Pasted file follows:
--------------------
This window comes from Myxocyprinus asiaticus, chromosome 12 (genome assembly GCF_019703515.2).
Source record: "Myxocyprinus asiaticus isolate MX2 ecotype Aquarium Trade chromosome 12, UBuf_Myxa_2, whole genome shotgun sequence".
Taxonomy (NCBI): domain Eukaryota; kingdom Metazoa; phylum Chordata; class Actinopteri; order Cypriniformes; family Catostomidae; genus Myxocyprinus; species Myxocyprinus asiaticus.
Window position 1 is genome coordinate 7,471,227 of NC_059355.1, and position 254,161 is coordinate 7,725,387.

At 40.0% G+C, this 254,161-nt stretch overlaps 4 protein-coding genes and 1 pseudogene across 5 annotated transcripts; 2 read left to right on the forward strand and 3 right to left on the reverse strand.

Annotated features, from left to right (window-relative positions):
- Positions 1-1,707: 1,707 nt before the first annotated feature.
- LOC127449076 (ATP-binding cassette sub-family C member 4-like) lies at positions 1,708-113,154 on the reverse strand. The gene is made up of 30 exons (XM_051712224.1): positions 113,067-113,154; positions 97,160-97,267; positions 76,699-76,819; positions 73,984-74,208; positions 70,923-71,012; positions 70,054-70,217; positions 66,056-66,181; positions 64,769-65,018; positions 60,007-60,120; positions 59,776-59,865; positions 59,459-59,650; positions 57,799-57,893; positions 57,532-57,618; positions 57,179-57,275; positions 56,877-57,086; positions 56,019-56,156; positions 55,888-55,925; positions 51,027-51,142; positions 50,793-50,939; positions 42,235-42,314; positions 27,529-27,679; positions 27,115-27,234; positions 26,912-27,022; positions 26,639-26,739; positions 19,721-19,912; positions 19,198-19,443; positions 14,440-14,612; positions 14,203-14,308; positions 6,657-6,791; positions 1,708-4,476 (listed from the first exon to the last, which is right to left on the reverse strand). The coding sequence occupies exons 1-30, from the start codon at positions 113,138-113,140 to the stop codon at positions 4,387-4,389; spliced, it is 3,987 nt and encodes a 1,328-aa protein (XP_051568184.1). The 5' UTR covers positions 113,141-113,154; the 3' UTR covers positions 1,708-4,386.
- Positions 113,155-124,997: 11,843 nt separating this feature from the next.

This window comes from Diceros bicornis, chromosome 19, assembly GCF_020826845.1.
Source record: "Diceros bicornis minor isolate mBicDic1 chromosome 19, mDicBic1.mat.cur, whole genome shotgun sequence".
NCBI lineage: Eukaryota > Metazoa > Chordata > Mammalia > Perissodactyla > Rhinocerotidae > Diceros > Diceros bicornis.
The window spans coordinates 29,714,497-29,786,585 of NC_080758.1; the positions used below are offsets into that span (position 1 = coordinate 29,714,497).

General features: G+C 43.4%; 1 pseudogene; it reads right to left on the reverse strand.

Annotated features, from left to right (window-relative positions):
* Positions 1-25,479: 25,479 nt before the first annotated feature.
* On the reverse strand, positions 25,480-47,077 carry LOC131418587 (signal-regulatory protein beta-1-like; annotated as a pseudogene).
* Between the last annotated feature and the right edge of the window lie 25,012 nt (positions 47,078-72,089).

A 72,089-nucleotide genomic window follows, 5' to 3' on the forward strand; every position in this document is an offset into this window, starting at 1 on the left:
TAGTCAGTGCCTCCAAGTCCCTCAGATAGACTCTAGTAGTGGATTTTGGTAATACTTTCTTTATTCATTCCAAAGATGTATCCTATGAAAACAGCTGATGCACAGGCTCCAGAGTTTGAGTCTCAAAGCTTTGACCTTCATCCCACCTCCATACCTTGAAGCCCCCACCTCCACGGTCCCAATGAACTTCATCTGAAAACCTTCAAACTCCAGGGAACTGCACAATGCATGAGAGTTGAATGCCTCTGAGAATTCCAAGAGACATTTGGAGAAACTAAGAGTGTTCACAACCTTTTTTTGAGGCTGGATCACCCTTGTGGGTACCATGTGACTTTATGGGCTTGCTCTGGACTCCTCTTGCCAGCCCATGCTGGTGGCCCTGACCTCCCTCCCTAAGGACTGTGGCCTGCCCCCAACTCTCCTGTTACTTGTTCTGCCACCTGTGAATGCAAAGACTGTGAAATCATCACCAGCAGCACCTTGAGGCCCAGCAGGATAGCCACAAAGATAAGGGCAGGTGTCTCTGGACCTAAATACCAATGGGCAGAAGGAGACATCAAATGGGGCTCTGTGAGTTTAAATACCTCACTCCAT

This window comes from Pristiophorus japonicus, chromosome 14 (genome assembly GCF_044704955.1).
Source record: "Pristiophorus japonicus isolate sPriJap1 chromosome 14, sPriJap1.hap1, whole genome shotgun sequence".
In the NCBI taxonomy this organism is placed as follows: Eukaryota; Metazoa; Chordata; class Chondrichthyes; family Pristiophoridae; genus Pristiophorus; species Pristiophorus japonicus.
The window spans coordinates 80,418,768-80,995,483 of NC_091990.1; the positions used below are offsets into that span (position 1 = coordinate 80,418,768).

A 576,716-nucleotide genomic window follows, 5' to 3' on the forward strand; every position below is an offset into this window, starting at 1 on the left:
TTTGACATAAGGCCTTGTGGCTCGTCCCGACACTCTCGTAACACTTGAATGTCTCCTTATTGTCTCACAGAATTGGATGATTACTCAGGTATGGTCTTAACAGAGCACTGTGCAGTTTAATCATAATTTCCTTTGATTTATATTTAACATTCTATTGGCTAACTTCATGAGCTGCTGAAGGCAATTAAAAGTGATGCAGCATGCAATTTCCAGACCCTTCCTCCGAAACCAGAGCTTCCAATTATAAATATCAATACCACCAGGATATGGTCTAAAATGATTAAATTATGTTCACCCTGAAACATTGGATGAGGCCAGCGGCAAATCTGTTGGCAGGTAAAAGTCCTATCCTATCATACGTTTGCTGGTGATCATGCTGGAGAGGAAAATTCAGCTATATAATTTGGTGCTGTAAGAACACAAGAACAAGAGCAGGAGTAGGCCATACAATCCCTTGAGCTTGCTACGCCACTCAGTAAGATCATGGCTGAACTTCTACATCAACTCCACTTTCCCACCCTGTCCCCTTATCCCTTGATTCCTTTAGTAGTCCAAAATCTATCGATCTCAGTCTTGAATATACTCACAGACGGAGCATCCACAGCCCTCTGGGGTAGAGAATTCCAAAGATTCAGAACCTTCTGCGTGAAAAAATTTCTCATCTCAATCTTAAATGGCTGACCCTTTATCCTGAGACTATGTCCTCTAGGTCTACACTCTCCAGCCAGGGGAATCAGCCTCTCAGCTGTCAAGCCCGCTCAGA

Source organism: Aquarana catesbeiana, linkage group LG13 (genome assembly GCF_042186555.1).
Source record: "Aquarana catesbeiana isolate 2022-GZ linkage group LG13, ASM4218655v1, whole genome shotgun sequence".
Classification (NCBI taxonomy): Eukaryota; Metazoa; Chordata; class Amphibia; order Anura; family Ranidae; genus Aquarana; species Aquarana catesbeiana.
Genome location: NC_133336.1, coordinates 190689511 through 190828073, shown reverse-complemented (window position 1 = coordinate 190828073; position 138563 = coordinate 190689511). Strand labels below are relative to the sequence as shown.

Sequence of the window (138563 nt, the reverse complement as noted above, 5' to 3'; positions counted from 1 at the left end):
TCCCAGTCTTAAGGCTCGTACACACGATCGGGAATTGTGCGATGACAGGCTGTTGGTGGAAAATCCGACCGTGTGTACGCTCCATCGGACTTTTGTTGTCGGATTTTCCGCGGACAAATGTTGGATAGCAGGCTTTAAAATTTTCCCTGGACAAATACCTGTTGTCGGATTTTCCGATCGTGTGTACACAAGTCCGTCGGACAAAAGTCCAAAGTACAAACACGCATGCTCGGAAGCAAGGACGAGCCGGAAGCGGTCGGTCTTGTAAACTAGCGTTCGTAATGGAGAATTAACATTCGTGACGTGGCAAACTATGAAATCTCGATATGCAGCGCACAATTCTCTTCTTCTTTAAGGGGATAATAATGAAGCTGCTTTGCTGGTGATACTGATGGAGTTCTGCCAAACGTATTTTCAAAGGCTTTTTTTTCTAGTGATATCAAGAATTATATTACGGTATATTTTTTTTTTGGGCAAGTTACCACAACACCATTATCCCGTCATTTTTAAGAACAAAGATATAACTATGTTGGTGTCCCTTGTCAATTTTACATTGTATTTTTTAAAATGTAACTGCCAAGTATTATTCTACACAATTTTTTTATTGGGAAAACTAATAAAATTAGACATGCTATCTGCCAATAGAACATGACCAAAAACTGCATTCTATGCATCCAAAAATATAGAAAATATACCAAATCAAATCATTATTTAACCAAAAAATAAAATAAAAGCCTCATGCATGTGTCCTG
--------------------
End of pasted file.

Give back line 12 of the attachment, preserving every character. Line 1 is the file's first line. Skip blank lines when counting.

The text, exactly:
NCBI lineage: Eukaryota > Metazoa > Chordata > Mammalia > Perissodactyla > Rhinocerotidae > Diceros > Diceros bicornis.